Originally published August 6 2015
FDA forced to admit guilt after getting caught in massive property theft scheme
by J. D. Heyes
(NaturalNews) It isn't often that a federal government agency or official admits wrongdoing. In fact, it almost never happens.
But in June, one official from the Food and Drug Administration (FDA) broke that trend when he admitted that he had stolen a massive amount of intellectual property.
According to a press release by the John Galt Program for Investigative Studies, in June, the acting commissioner of the FDA, Dr. Stephen Ostroff, admitted to one of the largest intellectual property thefts in U.S. history.
The group noted that the pilfered technology involves patents and trade secrets for a process known as "predictive analytics," which pertains to the harvesting of "big data" that is analyzed by supercomputers to predict future events.
The predictive analytics market is especially useful for retailers but also government, which is why it has grown exponentially over the past decade. The John Galt Program estimates that the industry will rise to more than $5.2 billion by 2018, then grown annually at about 25 percent.
In May, the John Galt Program noted, Ostroff was served with an affidavit giving his agency 45 days - or 15 more than is legally required - to refute allegations that it stole a small firm's predictive analytics patents and trade secrets, valued in the billions of dollars in today's markets.
No comment"Dr. Ostroff's failure to refute the facts now legally stands as an admission of guilt that the FDA intentionally stole our technology," said Dr. John Hnatio, one of the owners of the small company, FoodQuestTQ LLC. "This represents a watershed moment for technology entrepreneurs across the nation who, every day, face the theft of their intellectual property by the U.S. Government. In far too many cases, these small companies do not have the resources to defend themselves from the government Goliath."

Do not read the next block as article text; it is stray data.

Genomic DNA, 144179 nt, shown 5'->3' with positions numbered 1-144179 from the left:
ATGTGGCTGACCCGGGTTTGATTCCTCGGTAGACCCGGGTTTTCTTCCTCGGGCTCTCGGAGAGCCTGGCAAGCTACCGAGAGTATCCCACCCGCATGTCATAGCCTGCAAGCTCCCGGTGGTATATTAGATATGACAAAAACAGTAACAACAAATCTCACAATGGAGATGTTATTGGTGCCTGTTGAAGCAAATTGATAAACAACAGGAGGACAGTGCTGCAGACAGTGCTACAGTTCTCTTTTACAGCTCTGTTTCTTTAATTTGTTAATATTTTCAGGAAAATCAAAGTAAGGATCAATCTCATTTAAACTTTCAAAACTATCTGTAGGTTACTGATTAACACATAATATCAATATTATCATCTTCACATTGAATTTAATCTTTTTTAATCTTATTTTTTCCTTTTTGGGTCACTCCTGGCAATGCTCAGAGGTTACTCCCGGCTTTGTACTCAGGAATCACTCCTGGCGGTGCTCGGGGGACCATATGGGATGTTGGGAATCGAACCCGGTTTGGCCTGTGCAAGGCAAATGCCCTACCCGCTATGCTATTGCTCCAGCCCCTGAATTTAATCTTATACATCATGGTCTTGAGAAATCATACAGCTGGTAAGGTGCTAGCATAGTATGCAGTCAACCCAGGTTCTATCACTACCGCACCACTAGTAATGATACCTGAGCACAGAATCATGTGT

The company's victory in getting the admission from Ostroff is huge in terms of preventing the federal government from simply appropriating (stealing) the intellectual or real property of small businesses in the future, the John Galt Program said.
"What FoodQuestTQ has done, is a strategic legal departure from relying exclusively on abstract codes or text, and an overburdened court system," Bruce Becker, another FoodQuestTQ entrepreneur, told the organization.
"Instead of relying solely on government statutes, we have turned to the use of common law which allows judges to rely on their predecessors' decisions of actual controversies. It's a whole new ballgame," Becker added.
A number of private sector companies including the 300 members of the Grocery Manufacturers Association and Battelle Memorial Institute have also gotten similar affidavits from FoodQuesTQ LLC but had not responded by publication time.
One GOP presidential candidate tried to rein in the FDA recently"Any company out there that stole our technology can be sure of one thing. We will aggressively pursue you. The entire future of small business is at stake here," said Hnatio.
Ostroff also had not responded to requests for comment.
In 2012, Sen. Rand Paul, R-Ky., who is one of a dozen GOP candidates for president in 2016, sponsored legislation as an amendment to an FDA funding bill that would have:
-- Disarmed the FDA and make the agency stop using guns against the American people;
-- halted the FDA's armed raids on raw milk farmers;
-- would have stopped the FDA's outrageous and longstanding censorship of truthful health claims of dietary supplements and medicinal herbs.
At the time his amendment was introduced, Paul noted the importance of its passage.
"Today, I'm offering an amendment to the FDA. I'm troubled by images of armed agents raiding Amish farms and preventing them selling milk directly from the cow. I think we have bigger problems in our country than sending armed FDA agents into peaceful farmers' land and telling them they can't sell milk directly from the cow," Paul said on the Senate floor introducing his amendment.
It didn't pass, by the way, as noted here.
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